How to use TypeScript with Gatsby

I was planning to write a blog post showing you how to setup Gatsby to work with TypeScript, but then I realized it was easier to just make a Gatsby starter. So since I've already done all the hard work for you, this blog post is going to more about what Gatsby and TypeScript are than getting them to work together.

If you just want things you can copy and paste to get up and running as quickly as possible, jump down to the section titled "How to use TypeScript with Gatsby".

Why should I use Gatsby?

Gatsby is a static site generator based on React that gives you the best of all worlds. Static site generation means your visitors and Googlebot can pull down fully-formed HTML pages immediately. Being based on React means you can make components on your site interactive using state-of-the-art front end technology. It also means you can fetch new data that's personalized to your users like you would normally do with a frontend written in React.

Why should I use TypeScript?

For me, the number one reason is so I know what properties an object has. If you've ever struggled to remember exactly what to type and in what order when you were trying to pull a value out of an object, then TypeScript will be amazing for you.

Imagine you have an object that represents a blog post and you need to get out the value at How do you remember that the person who made that object decided metadata should be two words instead of one? Why did the author decide that the publication date should be nested inside a publication object instead of being a publicationDate property on the metaData object? These kinds of mental gymnastics are not necessary with TypeScript because TypeScript can helpfully pop up a list of all the properties available every time you type a dot at the end of a variable name.

There's tons of other reasons to use TypeScript, but I won't get into them now. Bottom line: it gives you so many helpful guardrails that it's really hard to go back to regular JavaScript afterwards.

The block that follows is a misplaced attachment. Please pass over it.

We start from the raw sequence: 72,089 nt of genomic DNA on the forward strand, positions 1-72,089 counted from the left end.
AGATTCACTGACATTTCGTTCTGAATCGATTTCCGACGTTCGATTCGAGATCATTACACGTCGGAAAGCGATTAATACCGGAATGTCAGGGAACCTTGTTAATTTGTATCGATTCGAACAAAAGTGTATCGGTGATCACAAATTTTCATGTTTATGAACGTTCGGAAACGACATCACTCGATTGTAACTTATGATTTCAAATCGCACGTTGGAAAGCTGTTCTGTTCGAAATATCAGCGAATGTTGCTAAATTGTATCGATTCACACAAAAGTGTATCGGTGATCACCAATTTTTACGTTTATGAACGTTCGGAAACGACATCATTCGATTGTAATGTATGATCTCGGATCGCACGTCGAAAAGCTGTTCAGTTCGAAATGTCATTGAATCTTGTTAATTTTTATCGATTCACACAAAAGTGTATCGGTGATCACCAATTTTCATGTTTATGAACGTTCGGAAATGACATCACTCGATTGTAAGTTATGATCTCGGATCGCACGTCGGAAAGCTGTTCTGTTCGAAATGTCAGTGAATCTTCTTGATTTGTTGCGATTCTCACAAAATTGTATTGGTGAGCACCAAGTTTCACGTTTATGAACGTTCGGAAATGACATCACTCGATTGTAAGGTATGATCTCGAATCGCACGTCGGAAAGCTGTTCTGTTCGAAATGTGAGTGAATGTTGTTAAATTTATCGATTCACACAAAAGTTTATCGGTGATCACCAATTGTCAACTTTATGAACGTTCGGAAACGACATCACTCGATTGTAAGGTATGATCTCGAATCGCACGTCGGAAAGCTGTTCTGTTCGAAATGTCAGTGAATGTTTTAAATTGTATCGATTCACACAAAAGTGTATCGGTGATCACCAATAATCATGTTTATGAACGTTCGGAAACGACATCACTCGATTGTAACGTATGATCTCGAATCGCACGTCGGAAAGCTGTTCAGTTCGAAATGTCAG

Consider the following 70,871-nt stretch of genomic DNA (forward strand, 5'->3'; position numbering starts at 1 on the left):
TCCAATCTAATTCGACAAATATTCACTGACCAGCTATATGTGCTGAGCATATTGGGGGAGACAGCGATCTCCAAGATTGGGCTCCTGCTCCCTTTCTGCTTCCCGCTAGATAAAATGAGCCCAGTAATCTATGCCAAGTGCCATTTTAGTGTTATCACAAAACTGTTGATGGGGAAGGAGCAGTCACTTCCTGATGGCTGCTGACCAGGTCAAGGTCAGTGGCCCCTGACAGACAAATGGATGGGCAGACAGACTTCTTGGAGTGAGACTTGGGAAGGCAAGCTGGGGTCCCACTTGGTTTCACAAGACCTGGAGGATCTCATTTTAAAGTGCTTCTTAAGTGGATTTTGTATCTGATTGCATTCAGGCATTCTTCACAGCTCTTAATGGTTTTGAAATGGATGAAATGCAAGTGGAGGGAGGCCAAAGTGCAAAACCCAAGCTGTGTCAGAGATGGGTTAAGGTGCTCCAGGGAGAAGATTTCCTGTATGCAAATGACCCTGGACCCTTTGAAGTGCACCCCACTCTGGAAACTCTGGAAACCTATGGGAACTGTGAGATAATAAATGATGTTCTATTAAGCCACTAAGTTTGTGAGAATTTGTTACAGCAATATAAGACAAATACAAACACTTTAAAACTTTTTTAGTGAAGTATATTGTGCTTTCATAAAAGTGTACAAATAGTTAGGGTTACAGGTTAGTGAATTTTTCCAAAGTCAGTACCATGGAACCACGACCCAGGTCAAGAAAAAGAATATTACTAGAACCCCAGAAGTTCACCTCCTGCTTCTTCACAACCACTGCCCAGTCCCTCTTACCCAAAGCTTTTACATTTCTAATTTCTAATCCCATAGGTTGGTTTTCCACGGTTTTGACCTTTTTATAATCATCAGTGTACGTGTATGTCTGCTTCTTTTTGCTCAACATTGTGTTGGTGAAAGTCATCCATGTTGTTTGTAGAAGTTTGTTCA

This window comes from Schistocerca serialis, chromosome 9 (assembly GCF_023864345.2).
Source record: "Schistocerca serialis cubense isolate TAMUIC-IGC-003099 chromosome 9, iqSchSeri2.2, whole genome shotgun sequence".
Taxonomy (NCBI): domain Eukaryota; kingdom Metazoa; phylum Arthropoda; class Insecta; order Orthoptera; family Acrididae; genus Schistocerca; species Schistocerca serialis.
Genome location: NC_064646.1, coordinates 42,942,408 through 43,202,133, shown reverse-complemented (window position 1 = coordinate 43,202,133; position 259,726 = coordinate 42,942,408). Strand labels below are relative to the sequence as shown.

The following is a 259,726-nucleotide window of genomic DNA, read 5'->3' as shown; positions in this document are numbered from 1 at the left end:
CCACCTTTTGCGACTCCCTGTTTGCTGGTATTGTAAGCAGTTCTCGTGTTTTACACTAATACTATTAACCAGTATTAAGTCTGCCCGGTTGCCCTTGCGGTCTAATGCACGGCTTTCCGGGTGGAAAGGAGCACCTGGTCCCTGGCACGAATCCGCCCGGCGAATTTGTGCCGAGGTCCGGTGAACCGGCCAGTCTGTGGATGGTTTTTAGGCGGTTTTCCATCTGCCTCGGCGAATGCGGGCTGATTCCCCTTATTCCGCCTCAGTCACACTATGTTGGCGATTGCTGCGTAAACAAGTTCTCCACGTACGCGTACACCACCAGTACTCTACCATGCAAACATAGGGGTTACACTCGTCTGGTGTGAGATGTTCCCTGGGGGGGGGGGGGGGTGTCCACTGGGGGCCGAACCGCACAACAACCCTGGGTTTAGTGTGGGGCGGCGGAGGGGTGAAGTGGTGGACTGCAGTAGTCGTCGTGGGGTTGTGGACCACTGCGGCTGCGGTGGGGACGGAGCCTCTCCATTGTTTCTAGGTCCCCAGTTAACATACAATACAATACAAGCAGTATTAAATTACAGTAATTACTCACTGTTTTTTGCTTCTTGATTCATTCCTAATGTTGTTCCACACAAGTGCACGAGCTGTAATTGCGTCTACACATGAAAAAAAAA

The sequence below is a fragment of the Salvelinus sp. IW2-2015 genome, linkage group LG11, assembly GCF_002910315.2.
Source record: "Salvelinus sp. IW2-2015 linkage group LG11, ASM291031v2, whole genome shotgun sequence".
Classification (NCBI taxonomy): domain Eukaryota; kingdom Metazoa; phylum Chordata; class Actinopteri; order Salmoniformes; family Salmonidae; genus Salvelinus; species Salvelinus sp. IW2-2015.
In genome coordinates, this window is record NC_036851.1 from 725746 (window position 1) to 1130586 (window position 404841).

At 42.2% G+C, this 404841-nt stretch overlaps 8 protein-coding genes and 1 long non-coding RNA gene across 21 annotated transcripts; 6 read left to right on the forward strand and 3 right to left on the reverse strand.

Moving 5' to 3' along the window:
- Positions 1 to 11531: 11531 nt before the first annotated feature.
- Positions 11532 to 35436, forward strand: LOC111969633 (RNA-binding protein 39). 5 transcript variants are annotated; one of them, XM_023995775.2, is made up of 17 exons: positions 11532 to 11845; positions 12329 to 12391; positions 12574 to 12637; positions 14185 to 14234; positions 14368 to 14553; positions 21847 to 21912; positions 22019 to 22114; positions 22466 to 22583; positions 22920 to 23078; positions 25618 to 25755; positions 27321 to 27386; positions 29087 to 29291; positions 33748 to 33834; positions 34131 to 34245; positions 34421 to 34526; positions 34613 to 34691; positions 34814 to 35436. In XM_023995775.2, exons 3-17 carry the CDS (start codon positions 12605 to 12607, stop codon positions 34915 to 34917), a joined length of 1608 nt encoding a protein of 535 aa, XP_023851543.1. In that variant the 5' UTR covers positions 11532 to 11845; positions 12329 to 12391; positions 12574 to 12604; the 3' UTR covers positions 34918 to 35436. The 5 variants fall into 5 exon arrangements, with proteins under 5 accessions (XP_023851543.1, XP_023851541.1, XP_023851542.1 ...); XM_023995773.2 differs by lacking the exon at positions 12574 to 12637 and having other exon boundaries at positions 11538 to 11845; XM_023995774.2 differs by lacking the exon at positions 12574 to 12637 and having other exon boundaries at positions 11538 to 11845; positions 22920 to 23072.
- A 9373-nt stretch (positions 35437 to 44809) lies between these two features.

Why should I use your gatsby-starter-typescript?

Good question! I don't know. I haven't looked very deeply at the other ones. I can just tell you what mine includes:

  • A very strict tsconfig.json
    • I turned on as many checks as I could. (I couldn't turn on a couple because of conflicts with the types created by gatsby-plugin-graphql-codegen.)
  • GraphQL type generation for queries in gatsby-node.ts
    • The GraphQL queries in your gatsby-node file are likely to be very important to get exactly right. Otherwise you could end up with missing pages. That's why it's so critical that we type our GraphQL queries there too.
  • gatsby-plugin-typescript
    • This installs TypeScript and gets your IDE setup to highlight any issues the TypeScript compiler finds.
  • gatsby-plugin-typescript-checker
    • This runs the TypeScript compiler when you're running yarn develop so you can see a list of all TypeScript errors in your project as your developing instead of having to visually look for them in your IDE.
  • gatsby-plugin-graphql-codegen
    • This generates types for all your named GraphQL queries. Since data returned from GraphQL queries tends to be very deeply nested, this is super helpful when you need to massage your GraphQL data into a different format for your React components.

How to use TypeScript with Gatsby

There's three steps to this process:

  1. Installation
  2. New Project Creation
  3. Deployment


First, install Homebrew:

/bin/bash -c "$(curl -fsSL"

Then install Yarn:

brew install yarn

Next, install the Gatsby CLI globally:

yarn global add gatsby-cli

The last thing we'll install is Surge. Surge lets us deploy our Gatsby site with a one-liner.

yarn global add surge

New Project Creation

Create a new project based on my gatsby-starter-typescript. There are several other "gatsby-starter-typescript" projects, but only one by me!

gatsby new my-typescript-starter

This creates a new folder with the same name that you gave to gatsby, "my-typescript-starter". To start developing, you can run cd my-typescript-starter and yarn develop. Once the development server boots up, you'll be able to see your changes live at http://localhost:8000.


To deploy your site to a random Surge subdomain, run the commands below:

cd my-typescript-starter
surge ./public/

Surge will ask you for a domain and will helpfully provide a random subdomain for you to use for free. You can just hiter enter. When it's done, you'll see a message like...

Success! - Published to

Going to your version of in your browser should pull up your new Gatsby + TypeScript site from the internet! Congratulations!

Note: to remove your site from surge, you can run surge teardown

Photo by Pereanu Sebastian